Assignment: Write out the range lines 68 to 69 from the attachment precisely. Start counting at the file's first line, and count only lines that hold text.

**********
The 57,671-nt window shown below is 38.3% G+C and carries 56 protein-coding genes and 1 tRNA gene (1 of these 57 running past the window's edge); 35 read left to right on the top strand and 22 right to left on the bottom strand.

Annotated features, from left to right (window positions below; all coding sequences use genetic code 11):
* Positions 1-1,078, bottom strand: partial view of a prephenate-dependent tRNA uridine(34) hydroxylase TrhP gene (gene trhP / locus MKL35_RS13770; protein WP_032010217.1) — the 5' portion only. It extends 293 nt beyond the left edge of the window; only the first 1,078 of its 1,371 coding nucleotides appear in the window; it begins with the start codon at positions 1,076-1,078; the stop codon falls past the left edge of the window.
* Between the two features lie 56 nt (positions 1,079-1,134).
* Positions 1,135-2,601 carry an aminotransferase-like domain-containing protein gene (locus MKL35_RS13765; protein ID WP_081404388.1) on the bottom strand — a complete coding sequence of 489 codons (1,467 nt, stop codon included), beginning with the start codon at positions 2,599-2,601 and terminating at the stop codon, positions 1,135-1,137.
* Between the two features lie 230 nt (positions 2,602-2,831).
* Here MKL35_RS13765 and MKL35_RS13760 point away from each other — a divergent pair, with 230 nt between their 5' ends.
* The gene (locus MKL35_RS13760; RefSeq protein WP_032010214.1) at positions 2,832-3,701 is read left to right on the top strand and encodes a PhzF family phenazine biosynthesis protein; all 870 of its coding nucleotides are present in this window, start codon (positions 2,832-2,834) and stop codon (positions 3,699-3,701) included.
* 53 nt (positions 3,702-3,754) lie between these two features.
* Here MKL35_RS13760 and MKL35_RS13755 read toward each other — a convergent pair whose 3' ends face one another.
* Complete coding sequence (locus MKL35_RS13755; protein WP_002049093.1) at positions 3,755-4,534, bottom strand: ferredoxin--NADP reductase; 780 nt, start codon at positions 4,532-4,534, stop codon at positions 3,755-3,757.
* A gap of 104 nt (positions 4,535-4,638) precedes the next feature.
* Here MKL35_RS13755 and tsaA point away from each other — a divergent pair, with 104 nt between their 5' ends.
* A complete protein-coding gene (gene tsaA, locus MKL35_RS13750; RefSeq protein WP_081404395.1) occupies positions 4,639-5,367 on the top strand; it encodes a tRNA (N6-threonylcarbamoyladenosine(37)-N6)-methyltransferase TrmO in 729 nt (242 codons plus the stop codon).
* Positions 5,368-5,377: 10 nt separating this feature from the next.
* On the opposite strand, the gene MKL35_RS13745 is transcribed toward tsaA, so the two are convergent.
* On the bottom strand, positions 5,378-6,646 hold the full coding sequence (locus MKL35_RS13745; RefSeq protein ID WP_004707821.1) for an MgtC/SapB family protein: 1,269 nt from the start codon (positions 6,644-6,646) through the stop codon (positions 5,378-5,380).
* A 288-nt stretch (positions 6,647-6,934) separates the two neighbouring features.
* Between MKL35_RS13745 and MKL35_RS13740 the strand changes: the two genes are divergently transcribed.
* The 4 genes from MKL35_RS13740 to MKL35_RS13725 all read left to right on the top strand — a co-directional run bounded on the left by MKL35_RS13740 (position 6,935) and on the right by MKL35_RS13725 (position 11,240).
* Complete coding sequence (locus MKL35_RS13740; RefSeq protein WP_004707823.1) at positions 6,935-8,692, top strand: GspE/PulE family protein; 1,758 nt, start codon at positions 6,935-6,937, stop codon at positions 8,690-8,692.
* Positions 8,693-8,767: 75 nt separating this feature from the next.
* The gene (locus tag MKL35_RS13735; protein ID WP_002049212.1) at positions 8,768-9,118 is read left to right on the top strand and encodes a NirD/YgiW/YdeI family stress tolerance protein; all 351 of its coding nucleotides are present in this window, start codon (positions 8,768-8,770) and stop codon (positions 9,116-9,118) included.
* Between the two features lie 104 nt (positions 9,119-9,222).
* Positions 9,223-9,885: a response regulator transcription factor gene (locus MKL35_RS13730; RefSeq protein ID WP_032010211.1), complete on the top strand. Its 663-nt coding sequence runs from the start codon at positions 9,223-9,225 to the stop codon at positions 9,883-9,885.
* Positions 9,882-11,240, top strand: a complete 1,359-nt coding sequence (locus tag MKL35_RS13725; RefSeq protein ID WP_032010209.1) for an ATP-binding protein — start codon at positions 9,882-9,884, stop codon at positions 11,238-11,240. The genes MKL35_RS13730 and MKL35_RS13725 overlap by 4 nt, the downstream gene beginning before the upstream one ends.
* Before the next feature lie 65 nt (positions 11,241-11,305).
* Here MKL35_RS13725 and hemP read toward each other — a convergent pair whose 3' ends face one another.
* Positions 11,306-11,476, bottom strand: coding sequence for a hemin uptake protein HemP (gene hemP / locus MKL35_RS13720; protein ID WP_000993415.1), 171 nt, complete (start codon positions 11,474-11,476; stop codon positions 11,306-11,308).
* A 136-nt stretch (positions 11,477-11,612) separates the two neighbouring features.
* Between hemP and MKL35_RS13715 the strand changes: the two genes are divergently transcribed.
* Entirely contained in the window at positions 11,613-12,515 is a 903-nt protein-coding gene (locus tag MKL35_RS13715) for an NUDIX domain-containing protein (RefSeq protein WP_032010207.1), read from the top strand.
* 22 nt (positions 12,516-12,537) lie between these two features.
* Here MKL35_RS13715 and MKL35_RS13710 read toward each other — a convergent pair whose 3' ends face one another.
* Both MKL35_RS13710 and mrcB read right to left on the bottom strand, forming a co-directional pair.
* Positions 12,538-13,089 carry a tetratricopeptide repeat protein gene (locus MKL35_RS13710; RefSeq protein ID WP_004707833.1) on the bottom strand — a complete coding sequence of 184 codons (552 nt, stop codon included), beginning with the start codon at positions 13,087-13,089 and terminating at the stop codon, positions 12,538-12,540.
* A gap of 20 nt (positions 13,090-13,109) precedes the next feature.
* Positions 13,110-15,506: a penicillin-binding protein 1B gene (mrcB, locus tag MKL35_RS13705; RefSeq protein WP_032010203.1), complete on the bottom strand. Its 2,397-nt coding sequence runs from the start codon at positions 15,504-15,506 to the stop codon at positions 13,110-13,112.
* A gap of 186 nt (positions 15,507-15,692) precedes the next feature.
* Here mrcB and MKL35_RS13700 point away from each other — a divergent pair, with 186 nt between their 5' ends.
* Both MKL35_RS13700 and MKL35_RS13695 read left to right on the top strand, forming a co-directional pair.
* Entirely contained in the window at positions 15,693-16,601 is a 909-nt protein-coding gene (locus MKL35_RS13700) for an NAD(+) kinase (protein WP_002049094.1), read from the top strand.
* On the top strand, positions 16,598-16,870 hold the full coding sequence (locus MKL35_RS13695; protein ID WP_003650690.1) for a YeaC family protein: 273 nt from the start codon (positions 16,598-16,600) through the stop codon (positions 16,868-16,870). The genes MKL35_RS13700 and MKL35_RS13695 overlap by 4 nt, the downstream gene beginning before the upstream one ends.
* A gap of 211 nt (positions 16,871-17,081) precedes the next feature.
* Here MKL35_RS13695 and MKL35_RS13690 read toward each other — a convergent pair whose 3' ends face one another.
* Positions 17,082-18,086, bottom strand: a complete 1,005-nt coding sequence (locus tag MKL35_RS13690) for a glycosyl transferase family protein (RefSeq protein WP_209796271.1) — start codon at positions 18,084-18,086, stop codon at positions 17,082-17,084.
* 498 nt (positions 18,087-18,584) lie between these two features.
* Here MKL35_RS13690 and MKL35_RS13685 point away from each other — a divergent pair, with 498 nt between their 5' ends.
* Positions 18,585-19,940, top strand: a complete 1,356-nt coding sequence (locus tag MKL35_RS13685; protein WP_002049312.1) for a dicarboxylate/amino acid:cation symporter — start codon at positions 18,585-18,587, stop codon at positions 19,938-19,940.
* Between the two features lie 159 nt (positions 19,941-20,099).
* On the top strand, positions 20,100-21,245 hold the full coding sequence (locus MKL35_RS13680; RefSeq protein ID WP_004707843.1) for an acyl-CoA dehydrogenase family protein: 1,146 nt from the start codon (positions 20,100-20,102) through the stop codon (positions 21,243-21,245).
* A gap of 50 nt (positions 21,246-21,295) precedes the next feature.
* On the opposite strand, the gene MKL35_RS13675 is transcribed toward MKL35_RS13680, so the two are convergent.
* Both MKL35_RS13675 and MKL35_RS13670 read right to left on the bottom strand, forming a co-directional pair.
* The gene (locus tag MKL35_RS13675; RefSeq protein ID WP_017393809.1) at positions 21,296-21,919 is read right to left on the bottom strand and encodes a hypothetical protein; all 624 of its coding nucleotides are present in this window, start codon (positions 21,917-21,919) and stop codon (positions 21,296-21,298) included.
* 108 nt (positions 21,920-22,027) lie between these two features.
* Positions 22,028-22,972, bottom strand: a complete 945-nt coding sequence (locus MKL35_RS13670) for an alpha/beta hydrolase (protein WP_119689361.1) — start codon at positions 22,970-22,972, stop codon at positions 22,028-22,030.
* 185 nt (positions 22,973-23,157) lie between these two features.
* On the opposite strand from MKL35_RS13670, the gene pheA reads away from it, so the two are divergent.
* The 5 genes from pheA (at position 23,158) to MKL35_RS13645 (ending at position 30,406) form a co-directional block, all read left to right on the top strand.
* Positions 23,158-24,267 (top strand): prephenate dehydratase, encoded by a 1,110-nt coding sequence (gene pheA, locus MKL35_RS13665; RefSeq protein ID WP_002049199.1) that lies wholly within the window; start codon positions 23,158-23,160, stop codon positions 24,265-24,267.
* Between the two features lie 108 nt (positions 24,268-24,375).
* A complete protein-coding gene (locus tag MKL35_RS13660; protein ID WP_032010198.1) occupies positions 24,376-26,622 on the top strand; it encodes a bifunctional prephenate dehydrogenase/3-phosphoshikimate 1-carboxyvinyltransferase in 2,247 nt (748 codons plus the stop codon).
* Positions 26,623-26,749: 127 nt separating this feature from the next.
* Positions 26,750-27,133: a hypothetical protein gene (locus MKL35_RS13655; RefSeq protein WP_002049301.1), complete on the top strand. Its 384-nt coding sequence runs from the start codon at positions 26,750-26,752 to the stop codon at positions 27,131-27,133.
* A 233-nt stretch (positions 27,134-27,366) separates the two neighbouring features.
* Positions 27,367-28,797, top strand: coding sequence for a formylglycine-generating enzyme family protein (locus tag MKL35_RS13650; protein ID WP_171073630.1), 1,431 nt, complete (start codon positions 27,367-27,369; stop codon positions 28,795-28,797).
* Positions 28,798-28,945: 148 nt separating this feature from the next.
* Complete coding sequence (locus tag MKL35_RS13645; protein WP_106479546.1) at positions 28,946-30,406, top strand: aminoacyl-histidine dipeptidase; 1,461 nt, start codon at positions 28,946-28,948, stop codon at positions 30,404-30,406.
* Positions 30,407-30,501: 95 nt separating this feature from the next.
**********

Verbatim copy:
* Positions 28,798-28,945: 148 nt separating this feature from the next.
* Complete coding sequence (locus tag MKL35_RS13645; protein WP_106479546.1) at positions 28,946-30,406, top strand: aminoacyl-histidine dipeptidase; 1,461 nt, start codon at positions 28,946-28,948, stop codon at positions 30,404-30,406.